Tuesday, September 8, 2015

The Chocolate Cake

Adapted from More Home Cooking by Laurie Cowin




This is my adaptation of the Elizabeth David Chocolate Cake that was Laurie Colwin's chocolate cake of choice for a few years.  She found it in French Provincial Cooking and said

To make it takes a little bit of time, but it is time well spent. People simply moan at the taste.  It is perhaps the king and queen of all chocolate cakes.      

If you have More Home Cooking (and I hope you do) and want to check out Laurie Colwin's recipe, see Page 158.   

The Chocolate Cake
Elizabeth David's Chocolate Cake adapted from More Home Cooking by Laurie Colwin

Serves 6


4 ounces bittersweet chocolate (I like Guittard Bittersweet 70% Cacao, which comes in a pink package with three 2-ounce bars in it.)
Cut 6 tablespoons unsalted butter into 6 pieces, and let come to room temperature
⅛ teaspoon salt (I use fine sea salt.)
¼ cup sugar (The original recipe calls for ½ cup, but I reduced it to ¼.)
½ cup ground almonds (I use raw, unblanched almonds blitzed in a food processor.)
1 teaspoon vanilla
1 tablespoon strong coffee 
Elizabeth David recommends adding 1 tablespoon brandy or rum; Laurie Colwin recommends adding 1 tablespoon brandy.  I omit the spirits completely.  You choose.
3 large eggs, separated

Preheat the oven to 300 (not a typo, three hundred) degrees.  Butter an 8-inch springform pan.


Melt the chocolate in a bowl in the microwave, checking at 30-second intervals to avoid scorching.   
(See Alice Medrich's Water Bath Method for melting chocolate below.*)  Remove from the microwave, and add the butter. Stir until the butter melts from the heat of the chocolate.  Stir in the sugar first to completely incorporate it, then add the ground almonds, vanilla, and coffee, and stir again.  Transfer the mixture to another bowl, which will be cool, large enough to hold all the batter.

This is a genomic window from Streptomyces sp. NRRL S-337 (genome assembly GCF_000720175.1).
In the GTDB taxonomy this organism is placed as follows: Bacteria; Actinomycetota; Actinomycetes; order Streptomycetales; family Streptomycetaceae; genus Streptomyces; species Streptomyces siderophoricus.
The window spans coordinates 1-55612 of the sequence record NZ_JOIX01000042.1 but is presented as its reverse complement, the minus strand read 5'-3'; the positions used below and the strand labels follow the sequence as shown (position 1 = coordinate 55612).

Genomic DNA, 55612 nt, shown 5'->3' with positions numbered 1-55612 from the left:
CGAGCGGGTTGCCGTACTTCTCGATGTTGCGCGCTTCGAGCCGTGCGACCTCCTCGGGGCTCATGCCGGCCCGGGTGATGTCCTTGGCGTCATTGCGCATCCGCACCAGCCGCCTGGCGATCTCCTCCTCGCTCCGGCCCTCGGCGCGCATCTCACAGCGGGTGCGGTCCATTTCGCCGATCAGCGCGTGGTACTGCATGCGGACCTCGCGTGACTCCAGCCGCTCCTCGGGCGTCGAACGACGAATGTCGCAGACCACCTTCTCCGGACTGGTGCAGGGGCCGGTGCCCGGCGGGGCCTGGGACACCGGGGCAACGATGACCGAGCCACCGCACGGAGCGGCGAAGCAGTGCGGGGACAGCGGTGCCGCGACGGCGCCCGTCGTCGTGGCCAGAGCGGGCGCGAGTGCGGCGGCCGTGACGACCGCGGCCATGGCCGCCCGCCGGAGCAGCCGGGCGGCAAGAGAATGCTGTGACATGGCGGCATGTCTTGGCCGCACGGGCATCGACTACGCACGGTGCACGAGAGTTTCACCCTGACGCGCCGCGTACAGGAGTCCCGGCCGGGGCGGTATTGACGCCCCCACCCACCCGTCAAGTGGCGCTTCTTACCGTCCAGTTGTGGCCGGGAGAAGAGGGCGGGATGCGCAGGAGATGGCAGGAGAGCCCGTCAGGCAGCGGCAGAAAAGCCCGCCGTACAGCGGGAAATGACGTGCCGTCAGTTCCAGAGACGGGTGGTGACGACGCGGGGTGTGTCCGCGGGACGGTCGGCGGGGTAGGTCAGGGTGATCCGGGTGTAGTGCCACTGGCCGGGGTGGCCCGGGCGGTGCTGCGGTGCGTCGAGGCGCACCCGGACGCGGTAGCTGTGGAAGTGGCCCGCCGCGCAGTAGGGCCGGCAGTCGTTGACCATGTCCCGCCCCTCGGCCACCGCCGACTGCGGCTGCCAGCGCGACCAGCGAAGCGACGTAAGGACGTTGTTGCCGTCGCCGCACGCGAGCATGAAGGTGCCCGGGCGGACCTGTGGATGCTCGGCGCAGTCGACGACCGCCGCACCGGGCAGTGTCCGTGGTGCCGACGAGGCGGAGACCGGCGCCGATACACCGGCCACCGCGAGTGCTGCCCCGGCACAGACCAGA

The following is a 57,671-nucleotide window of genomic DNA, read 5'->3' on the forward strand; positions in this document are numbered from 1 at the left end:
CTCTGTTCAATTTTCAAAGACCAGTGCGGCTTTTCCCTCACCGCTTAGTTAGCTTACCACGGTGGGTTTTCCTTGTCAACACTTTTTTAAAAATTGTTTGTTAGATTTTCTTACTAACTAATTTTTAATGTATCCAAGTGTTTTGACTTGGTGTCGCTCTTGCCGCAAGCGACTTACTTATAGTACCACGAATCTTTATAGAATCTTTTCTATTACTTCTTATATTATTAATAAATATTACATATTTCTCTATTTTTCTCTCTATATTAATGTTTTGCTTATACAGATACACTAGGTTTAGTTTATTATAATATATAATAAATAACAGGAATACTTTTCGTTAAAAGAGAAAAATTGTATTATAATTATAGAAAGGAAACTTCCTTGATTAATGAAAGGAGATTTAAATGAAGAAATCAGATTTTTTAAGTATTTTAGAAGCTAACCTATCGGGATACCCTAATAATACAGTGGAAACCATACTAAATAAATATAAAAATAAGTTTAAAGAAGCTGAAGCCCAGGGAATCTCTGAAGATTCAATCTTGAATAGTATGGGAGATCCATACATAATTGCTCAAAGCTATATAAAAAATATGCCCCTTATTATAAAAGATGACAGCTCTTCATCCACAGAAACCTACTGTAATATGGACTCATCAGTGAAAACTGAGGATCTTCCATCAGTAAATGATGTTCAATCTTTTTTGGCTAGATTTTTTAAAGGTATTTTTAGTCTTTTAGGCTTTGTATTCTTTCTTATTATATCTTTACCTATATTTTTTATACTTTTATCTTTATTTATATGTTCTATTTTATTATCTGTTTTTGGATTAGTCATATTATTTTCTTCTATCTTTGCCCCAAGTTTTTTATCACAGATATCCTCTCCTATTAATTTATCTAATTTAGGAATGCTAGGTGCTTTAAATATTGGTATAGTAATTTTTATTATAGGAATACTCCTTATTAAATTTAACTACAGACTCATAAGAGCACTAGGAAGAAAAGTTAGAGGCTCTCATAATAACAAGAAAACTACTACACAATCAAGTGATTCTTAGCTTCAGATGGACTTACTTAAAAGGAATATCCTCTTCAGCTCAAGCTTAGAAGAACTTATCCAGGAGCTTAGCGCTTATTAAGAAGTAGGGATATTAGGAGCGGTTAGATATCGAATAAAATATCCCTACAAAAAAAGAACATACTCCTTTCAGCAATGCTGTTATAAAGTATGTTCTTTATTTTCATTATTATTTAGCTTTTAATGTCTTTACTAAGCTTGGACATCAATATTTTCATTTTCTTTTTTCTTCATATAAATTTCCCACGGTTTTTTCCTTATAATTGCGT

In a separate clean bowl, beat 3 large egg yolks with a wire whisk until they are well mixed and turn a bright lemon color.  Stir into the chocolate mixture.


In another clean bowl, beat the egg whites until they are stiff but not dry.  (I do this by hand in a copper bowl with a large whisk.)  This can be done using a stand or hand mixture.  Carefully fold the egg whites into the chocolate mixture.

  
Turn the batter into the prepared pan, and bake in the middle of the oven for 45 minutes.  A cake tester will not come out clean.  Remove from the oven, and place the cake pan on a rack.  The cake may slump, and the top may crack.  This is okay.  Cool completely before removing the sides of the pan.

Best served with lightly whipped cream.


*Alice Medrich, who is the author of my favorite dessert book, Pure Dessert, shared a tip for melting chocolate with thekitchn:

Melting Chocolate: Alice Medrich's Water Bath Method

Chop or break your chocolate into pieces and place the pieces in a heatproof bowl; stainless steel is good; tempered glass will also work. Place a wide skillet with about an inch of water on the stove, and put the bowl with the chocolate in the skillet.  Watching carefully, bring the water in the skillet to a simmer, turn off the flame, and wait until the chocolate melts.

Print recipe.

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